Quoting ramsey 2879 This is truly one of the most interesting results that I have ever seen, and I'm an "old timer"! The "if and only if part" does indeed stand a very good chance of being correct and from a purely theoretical standpoint, it is clearly of immense importance! Please continue posting the results of your reasearch, investigations and other work on this incredible discovery! Don. 


#8
Mar2209, 12:45 AM

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#9
Mar2409, 01:35 PM

P: 894

I have been limiting my investigation so far by chosing various other expresions in the first degree for a and b, and determining A(n) and B(n) as polynominals of degree n by the multiplication operation, relation 3 of my first post using alternative first order expresions (a,b) and (a,ab) as above and determining the relation between a and b such that the polynominals of degree n give all terms divisible by n if n is prime with the exception of one or both of the first and last terms. One way to speed the process is to determine the polynoninals for m = 2n by multiplying (A(n),B(n)) with (A(n),A(n)B(n)) then multiplying these polynominals together using multiple operations 3. This is how I deduced the result given earlier in my thread with respect to the coefficients all being a combination of Fibonacci numbers and the Binominal coefficients.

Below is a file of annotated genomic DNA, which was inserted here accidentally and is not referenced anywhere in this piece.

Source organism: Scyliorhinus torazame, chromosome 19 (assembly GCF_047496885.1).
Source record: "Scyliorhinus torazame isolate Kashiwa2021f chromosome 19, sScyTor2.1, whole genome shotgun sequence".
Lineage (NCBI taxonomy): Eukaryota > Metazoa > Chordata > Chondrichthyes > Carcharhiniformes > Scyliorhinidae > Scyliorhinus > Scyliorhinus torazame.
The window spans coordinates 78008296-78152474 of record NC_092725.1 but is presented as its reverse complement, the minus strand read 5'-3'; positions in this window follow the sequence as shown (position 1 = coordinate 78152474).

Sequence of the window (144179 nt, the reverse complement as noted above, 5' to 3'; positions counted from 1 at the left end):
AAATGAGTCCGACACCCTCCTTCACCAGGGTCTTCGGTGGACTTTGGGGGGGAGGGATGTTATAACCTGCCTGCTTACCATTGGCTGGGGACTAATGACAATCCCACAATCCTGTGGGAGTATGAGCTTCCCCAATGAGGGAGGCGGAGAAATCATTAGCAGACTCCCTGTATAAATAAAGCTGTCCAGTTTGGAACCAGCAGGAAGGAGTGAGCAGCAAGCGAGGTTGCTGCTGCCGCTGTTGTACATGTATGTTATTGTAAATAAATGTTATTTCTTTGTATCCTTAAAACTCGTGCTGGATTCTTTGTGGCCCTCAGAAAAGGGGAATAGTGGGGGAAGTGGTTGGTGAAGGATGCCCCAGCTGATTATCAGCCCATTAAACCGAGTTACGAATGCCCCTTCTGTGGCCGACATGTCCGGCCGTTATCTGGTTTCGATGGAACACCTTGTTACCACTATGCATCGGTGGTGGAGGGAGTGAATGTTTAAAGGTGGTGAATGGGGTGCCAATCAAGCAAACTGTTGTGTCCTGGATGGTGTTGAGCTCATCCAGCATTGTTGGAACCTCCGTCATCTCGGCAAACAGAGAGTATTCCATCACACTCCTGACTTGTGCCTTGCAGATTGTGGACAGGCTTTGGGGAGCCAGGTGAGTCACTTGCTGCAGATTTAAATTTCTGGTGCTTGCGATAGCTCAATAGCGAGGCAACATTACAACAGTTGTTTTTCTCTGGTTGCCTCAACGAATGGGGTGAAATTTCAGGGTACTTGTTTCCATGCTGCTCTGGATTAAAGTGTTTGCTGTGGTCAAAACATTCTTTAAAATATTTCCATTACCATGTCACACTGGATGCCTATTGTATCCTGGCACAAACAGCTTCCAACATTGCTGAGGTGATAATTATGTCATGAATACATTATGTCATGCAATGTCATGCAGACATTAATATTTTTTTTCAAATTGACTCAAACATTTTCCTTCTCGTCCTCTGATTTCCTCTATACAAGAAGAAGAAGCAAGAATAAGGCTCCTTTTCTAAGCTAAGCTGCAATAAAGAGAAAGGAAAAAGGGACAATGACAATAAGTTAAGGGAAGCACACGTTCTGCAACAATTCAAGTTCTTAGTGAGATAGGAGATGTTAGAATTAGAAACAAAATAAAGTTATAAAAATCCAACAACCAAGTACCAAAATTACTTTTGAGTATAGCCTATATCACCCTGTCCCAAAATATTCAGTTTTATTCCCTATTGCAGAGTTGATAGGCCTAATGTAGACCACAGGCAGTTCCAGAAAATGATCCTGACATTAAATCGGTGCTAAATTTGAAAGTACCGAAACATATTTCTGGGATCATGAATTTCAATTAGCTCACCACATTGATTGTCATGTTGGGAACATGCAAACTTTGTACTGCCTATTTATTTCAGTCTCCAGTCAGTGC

#10
Mar2409, 08:17 PM

P: 894




#11
Mar2609, 12:38 AM

P: 26

To: Ramsey 2879,
You took a different approach than did Lucas, and that, in and of itself, makes your discovery unique. Thanks, Don. 


#12
Mar3109, 12:40 AM

P: 894

I found another Prime Test much stronger than the Lucas Test Input an odd number N not divisible by 5 greater than 1 A = 1 B = 0 P = 2 Do C = A D = AB A = C+D B = D P = P + 2 Loop Until P> N Now (A + (1)^( N^2 = 1 mod 10)) = 0 Mod N if N is prime Also (B +(N^2 = 1 mod 10) = 0 Mod N if N is prime This two prong test yields only three presudo primes in the first thousand primes. The first presudo prime is 4181 but I haven't located the other two. I think that an advantage to this test is that it only involves addition and subtraction. The number of recursions could be shortened by multiplication as per method 3 of my first post in combination with the addition and subtraction I would be glad to answer any questions concerning this test.